Marriage Sermon Illustrations

Marriage Sermon Illustrations

[1] [2] [3] [4]

Smith and Jones were discussing the question of who should be head of the house—the man or the woman.

"I am the head of my establishment," said Jones. "I am the bread-winner. Why shouldn't I be?"

"Well," replied Smith, "before my wife and I were married we made an agreement that I should make the rulings in all major things, my wife in all the minor."

"How has it worked?" queried Jones.

Smith smiled. "So far," he replied, "no major matters have come up."

A poor lady the other day hastened to the nursery and said to her little daughter:

"Minnie, what do you mean by shouting and screaming? Play quietly, like Tommy. See, he doesn't make a sound."

"Of course he doesn't," said the little girl. "That is our game. He is papa coming home late, and I am you."

The stranger advanced toward the door. Mrs. O'Toole stood in the doorway with a rough stick in her left hand and a frown on her brow.

"Good morning," said the stranger politely. "I'm looking for Mr. O'Toole."

"So'm I," said Mrs. O'Toole, shifting her club over to her other hand.

TIM—"Sarer Smith (you know 'er—Bill's missus), she throwed herself horf the end uv the wharf larst night."

TOM—"Poor Sarer!"

TIM—"An' a cop fished 'er out again."

TOM—"Poor Bill!"

The cooing stops with the honeymoon, but the billing goes on forever.

"Well, old man, how did you get along after I left you at midnight. Get home all right?"

"No; a confounded nosey policeman haled me to the station, where I spent the rest of the night."

"Lucky dog! I reached home."

STRANGER—"What's the fight about?"

NATIVE—"The feller on top is Hank Hill wot married the widder Strong, an' th' other's Joel Jenks, wot interdooced him to her."—Life.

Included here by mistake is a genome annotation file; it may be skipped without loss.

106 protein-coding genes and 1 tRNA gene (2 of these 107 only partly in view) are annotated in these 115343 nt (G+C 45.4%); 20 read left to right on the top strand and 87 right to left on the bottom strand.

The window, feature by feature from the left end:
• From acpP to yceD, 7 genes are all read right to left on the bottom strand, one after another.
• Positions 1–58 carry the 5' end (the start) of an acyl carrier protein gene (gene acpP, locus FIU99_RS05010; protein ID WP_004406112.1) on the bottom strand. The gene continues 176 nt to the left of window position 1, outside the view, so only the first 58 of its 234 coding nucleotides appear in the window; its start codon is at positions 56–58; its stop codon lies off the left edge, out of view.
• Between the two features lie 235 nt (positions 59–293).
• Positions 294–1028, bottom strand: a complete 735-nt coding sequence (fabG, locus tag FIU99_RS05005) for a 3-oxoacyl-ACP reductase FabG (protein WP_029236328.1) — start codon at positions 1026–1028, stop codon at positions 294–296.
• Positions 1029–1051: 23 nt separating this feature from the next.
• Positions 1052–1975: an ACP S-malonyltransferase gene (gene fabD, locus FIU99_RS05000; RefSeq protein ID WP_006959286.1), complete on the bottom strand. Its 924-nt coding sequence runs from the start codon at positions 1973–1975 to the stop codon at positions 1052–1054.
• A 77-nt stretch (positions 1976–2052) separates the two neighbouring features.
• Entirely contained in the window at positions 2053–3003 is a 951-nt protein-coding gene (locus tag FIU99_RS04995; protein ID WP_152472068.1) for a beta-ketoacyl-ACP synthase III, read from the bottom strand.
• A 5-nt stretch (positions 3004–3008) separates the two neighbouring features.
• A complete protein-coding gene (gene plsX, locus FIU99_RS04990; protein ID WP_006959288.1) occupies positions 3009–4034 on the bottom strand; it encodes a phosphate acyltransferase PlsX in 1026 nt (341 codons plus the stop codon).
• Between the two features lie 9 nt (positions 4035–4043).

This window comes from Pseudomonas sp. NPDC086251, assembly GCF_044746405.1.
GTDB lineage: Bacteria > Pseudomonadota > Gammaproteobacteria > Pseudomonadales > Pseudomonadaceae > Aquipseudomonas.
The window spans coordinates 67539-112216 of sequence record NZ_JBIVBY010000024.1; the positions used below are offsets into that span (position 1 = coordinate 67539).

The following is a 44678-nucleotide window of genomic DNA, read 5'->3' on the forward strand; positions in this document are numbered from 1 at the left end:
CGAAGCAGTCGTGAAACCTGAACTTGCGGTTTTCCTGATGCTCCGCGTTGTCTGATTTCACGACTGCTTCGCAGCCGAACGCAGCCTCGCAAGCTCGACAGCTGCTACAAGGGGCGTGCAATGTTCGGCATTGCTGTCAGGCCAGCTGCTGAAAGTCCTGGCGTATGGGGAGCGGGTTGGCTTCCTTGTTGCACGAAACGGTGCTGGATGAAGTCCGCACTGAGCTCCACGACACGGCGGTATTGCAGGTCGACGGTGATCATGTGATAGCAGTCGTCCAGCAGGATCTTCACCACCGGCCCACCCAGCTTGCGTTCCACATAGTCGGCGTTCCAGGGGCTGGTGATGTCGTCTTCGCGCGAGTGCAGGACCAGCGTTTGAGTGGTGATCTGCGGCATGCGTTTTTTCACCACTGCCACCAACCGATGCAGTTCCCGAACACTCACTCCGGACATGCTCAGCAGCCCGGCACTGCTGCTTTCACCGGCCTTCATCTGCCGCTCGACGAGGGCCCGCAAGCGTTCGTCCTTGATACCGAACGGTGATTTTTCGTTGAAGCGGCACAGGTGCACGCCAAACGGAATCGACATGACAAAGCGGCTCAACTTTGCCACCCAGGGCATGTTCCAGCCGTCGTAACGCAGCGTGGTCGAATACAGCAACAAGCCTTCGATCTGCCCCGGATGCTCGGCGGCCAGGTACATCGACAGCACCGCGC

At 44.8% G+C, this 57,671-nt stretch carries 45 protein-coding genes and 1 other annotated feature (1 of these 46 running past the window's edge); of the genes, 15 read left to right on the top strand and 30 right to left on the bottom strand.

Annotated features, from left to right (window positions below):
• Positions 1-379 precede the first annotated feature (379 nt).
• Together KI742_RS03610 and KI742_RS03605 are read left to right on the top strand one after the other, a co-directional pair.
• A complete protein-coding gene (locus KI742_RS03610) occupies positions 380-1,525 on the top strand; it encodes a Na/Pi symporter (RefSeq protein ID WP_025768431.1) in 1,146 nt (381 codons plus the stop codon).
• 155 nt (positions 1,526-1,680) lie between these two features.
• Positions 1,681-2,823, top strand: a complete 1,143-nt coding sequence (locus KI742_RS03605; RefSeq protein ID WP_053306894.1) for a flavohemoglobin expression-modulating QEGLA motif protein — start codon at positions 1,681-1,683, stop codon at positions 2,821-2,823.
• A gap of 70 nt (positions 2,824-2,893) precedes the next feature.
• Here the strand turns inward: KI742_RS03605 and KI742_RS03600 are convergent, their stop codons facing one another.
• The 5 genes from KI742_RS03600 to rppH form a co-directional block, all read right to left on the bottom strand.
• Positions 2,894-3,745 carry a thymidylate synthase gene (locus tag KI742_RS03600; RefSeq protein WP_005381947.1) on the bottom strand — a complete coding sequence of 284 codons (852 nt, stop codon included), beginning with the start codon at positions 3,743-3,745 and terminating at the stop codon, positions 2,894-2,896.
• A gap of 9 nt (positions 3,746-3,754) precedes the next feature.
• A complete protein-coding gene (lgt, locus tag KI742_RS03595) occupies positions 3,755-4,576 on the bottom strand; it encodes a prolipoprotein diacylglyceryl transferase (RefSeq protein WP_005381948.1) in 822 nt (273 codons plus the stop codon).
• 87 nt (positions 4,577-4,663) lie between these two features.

A colored man had been arrested on a charge of beating and cruelly misusing his wife. After hearing the charge against the prisoner, the justice turned to the first witness.

"Madam," he said, "if this man were your husband and had given you a beating, would you call in the police?"

The woman addressed, a veritable Amazon in size and aggressiveness, turned a smiling countenance towards the justice and answered: "No, jedge. If he was mah husban', and he treated me lak he did 'is wife, Ah wouldn't call no p'liceman. No, sah, Ah'd call de undertaker."

We admire the strict impartiality of the judge who recently fined his wife twenty-five dollars for contempt of court, but we would hate to have been in the judge's shoes when he got home that night.

"How many children have you?" asked the census-taker.

The man addressed removed the pipe from his mouth, scratched his head, thought it over a moment, and then replied:

"Five—four living and one married."

SHE—"How did they ever come to marry?"

HE—"Oh, it's the same old story. Started out to be good friends, you know, and later on changed their minds."—Puck.

Nat Goodwin and a friend were walking along Fifth Avenue one afternoon when they stopped to look into a florist's window, in which there was an artistic arrangement of exquisite roses.

"What wonderful American Beauties those are, Nat!" said the friend delightedly.

"They are, indeed," replied Nat.

"You see, I am very fond of that flower," continued the friend. "In fact, I might say it is my favorite. You know, Nat, I married an American beauty."

"Well," said Nat dryly, "you haven't got anything on me. I married a cluster."

"Are you quite sure that was a marriage license you gave me last month?"

"Of course! What's the matter?"

"Well, I thought there might be some mistake, seeing that I've lived a dog's life ever since."

Is not marriage an open question, when it is alleged, from the beginning of the world, that such as are in the institution wish to get out, and such as are out wish to get in.—Emerson.

HOUSEHOLDER—"Here, drop that coat and clear out!"

BURGLAR—"You be quiet, or I'll wake your wife and give her this letter I found in your pocket."

The reason why so few marriages are happy is because young ladies spend their time in making nets, not in making cages.Swift.

[1] [2] [3] [4]

| More